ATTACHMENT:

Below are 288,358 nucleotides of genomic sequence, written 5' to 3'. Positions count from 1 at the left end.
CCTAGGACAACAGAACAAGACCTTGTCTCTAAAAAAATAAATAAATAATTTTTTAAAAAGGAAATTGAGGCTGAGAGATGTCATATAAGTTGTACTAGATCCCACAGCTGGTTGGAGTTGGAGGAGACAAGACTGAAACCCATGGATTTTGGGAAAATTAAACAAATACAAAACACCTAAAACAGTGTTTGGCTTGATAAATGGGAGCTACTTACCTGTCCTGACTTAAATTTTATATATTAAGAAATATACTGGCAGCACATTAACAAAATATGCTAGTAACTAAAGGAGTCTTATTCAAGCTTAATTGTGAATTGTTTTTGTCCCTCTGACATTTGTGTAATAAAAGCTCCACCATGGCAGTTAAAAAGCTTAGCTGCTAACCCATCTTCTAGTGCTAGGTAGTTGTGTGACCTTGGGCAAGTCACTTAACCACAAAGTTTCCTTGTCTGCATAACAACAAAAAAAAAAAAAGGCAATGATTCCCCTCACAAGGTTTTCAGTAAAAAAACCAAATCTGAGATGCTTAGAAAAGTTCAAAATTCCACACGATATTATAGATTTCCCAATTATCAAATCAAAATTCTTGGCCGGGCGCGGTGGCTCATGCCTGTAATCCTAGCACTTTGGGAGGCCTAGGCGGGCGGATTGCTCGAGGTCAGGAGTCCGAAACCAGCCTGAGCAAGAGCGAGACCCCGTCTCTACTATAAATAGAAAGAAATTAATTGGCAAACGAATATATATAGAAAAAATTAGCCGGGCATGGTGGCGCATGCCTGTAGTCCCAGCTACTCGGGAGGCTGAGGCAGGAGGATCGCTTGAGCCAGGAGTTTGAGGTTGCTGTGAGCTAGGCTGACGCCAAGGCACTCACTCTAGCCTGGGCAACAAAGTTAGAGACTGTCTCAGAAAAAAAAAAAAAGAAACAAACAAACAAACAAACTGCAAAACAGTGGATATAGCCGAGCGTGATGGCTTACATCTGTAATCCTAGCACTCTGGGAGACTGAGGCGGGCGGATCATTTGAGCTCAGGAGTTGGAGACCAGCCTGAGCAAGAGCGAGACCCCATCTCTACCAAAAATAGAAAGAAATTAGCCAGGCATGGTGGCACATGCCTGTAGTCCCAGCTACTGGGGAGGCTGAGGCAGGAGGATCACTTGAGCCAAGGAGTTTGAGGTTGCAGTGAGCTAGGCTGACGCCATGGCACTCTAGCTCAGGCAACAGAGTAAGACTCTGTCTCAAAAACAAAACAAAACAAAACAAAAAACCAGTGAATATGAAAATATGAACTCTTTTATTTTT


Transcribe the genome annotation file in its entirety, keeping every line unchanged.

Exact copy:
Below are 288,358 nucleotides of genomic sequence, written 5' to 3'. Positions count from 1 at the left end.
CCTAGGACAACAGAACAAGACCTTGTCTCTAAAAAAATAAATAAATAATTTTTTAAAAAGGAAATTGAGGCTGAGAGATGTCATATAAGTTGTACTAGATCCCACAGCTGGTTGGAGTTGGAGGAGACAAGACTGAAACCCATGGATTTTGGGAAAATTAAACAAATACAAAACACCTAAAACAGTGTTTGGCTTGATAAATGGGAGCTACTTACCTGTCCTGACTTAAATTTTATATATTAAGAAATATACTGGCAGCACATTAACAAAATATGCTAGTAACTAAAGGAGTCTTATTCAAGCTTAATTGTGAATTGTTTTTGTCCCTCTGACATTTGTGTAATAAAAGCTCCACCATGGCAGTTAAAAAGCTTAGCTGCTAACCCATCTTCTAGTGCTAGGTAGTTGTGTGACCTTGGGCAAGTCACTTAACCACAAAGTTTCCTTGTCTGCATAACAACAAAAAAAAAAAAAGGCAATGATTCCCCTCACAAGGTTTTCAGTAAAAAAACCAAATCTGAGATGCTTAGAAAAGTTCAAAATTCCACACGATATTATAGATTTCCCAATTATCAAATCAAAATTCTTGGCCGGGCGCGGTGGCTCATGCCTGTAATCCTAGCACTTTGGGAGGCCTAGGCGGGCGGATTGCTCGAGGTCAGGAGTCCGAAACCAGCCTGAGCAAGAGCGAGACCCCGTCTCTACTATAAATAGAAAGAAATTAATTGGCAAACGAATATATATAGAAAAAATTAGCCGGGCATGGTGGCGCATGCCTGTAGTCCCAGCTACTCGGGAGGCTGAGGCAGGAGGATCGCTTGAGCCAGGAGTTTGAGGTTGCTGTGAGCTAGGCTGACGCCAAGGCACTCACTCTAGCCTGGGCAACAAAGTTAGAGACTGTCTCAGAAAAAAAAAAAAAGAAACAAACAAACAAACAAACTGCAAAACAGTGGATATAGCCGAGCGTGATGGCTTACATCTGTAATCCTAGCACTCTGGGAGACTGAGGCGGGCGGATCATTTGAGCTCAGGAGTTGGAGACCAGCCTGAGCAAGAGCGAGACCCCATCTCTACCAAAAATAGAAAGAAATTAGCCAGGCATGGTGGCACATGCCTGTAGTCCCAGCTACTGGGGAGGCTGAGGCAGGAGGATCACTTGAGCCAAGGAGTTTGAGGTTGCAGTGAGCTAGGCTGACGCCATGGCACTCTAGCTCAGGCAACAGAGTAAGACTCTGTCTCAAAAACAAAACAAAACAAAACAAAAAACCAGTGAATATGAAAATATGAACTCTTTTATTTTT